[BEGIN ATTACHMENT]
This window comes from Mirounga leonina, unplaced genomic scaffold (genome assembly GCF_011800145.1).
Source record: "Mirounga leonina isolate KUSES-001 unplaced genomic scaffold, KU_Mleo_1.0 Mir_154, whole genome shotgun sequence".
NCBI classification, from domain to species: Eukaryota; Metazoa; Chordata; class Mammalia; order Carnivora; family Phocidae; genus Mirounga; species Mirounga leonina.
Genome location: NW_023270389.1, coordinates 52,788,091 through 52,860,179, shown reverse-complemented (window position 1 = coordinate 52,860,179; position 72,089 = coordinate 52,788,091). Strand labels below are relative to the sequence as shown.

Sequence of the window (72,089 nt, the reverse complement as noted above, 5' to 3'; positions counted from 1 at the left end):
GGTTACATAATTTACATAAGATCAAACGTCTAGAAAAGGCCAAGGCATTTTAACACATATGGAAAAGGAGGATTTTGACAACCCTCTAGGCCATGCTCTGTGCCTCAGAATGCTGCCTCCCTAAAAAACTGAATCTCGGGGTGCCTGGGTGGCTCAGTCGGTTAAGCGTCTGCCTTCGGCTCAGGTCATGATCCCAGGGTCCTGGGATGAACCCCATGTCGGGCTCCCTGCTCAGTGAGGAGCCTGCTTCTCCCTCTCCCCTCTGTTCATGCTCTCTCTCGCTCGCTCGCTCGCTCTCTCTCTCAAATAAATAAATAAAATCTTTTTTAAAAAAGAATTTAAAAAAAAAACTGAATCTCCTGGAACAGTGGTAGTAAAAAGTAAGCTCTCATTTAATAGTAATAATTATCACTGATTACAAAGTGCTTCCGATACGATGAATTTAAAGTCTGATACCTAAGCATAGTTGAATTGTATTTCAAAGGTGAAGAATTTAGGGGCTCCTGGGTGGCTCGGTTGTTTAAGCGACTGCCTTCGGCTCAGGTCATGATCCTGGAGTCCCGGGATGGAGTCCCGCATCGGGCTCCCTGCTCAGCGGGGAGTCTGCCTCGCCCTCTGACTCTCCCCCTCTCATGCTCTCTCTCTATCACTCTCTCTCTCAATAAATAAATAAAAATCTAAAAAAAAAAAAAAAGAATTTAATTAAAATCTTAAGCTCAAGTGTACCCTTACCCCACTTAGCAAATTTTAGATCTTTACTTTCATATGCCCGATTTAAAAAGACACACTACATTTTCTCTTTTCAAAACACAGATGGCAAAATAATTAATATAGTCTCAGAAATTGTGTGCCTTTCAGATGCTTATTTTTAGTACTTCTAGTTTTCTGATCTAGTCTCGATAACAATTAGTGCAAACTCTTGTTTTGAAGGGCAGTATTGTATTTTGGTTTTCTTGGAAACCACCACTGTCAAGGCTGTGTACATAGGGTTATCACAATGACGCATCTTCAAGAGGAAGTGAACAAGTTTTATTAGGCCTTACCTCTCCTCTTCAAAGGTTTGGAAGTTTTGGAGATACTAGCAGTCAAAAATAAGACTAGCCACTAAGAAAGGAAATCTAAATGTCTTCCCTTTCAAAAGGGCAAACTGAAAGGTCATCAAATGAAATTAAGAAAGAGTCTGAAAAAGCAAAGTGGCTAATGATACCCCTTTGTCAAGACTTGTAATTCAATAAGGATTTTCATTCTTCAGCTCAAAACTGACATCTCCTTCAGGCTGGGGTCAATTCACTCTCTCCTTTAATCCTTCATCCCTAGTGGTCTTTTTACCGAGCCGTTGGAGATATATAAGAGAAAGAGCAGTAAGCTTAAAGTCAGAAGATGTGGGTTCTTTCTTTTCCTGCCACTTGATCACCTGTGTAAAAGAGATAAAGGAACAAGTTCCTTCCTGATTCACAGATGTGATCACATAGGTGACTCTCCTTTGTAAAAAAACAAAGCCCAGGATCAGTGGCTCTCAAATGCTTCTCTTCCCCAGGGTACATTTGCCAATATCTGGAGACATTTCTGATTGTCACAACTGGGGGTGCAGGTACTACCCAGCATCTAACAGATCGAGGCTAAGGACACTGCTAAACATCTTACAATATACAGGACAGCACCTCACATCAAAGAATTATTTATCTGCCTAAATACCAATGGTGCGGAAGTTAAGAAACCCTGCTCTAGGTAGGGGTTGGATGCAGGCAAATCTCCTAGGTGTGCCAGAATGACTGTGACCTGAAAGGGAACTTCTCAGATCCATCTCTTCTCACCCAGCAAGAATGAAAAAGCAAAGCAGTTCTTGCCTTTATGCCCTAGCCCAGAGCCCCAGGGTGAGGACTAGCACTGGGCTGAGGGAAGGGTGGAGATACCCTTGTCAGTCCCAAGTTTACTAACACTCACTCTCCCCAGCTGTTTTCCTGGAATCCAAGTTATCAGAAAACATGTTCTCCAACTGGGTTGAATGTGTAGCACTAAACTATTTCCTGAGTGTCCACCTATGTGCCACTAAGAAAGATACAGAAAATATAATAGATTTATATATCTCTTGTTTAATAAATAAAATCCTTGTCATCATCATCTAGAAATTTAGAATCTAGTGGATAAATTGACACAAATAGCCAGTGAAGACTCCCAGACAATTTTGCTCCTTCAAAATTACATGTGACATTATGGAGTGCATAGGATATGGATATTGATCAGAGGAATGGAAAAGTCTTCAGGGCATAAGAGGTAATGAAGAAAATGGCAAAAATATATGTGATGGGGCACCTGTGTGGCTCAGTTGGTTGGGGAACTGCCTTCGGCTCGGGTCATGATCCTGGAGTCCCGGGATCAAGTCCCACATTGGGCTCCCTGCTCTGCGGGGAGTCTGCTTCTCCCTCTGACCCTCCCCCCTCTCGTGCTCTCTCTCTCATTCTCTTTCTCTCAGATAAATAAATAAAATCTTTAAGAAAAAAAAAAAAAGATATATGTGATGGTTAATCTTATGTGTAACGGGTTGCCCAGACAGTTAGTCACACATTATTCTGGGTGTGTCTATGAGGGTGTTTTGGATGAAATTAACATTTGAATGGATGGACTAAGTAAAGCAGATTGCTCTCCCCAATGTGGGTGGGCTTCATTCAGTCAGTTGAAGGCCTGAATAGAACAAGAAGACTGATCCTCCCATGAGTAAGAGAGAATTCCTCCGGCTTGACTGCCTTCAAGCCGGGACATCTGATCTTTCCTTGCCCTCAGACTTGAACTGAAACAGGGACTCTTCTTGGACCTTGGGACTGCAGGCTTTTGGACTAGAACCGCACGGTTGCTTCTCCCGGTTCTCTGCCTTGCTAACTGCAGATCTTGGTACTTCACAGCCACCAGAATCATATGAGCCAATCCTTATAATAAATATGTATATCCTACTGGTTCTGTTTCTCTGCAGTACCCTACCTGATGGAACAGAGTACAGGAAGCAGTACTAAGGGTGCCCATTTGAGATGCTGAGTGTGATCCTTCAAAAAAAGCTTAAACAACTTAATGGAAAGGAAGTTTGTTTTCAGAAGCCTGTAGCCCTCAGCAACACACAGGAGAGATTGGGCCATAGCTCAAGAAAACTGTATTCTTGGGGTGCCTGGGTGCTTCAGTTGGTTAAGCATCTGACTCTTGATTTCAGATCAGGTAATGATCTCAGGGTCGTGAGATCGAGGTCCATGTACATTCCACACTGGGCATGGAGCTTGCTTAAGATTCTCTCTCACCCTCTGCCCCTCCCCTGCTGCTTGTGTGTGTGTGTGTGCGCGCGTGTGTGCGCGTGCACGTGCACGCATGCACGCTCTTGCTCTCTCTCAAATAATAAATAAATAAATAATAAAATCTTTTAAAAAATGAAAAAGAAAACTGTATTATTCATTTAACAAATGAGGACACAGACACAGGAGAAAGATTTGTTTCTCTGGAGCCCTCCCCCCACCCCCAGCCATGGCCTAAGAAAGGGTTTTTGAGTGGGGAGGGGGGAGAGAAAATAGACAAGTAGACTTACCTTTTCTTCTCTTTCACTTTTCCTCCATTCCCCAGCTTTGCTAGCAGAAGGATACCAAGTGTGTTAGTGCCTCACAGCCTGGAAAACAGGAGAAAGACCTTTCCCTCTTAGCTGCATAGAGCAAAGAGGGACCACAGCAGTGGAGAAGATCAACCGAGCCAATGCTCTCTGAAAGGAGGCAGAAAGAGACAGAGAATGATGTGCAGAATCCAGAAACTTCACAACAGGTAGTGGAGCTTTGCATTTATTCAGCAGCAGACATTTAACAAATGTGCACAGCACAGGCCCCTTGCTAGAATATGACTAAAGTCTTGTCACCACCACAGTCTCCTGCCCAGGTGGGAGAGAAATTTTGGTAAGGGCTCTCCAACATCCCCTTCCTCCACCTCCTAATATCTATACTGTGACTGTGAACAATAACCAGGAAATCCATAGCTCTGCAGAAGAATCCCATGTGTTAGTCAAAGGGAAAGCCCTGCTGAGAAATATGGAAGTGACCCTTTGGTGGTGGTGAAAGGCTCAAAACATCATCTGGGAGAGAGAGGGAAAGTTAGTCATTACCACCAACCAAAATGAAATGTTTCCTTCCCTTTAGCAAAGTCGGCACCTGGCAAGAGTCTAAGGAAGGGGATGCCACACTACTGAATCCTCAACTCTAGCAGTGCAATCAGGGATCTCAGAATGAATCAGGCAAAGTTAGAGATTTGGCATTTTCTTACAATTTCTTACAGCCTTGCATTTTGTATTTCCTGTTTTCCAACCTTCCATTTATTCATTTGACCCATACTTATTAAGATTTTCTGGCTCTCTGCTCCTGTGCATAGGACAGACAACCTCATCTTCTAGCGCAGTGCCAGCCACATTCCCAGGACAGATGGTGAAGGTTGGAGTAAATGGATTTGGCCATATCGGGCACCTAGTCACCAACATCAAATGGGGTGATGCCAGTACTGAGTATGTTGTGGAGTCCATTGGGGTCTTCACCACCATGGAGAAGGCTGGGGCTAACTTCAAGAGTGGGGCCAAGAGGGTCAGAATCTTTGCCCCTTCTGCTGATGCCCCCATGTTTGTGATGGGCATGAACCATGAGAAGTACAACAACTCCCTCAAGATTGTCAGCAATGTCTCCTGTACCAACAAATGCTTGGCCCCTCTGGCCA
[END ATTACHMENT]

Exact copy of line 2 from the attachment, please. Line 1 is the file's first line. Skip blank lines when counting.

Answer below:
Source record: "Mirounga leonina isolate KUSES-001 unplaced genomic scaffold, KU_Mleo_1.0 Mir_154, whole genome shotgun sequence".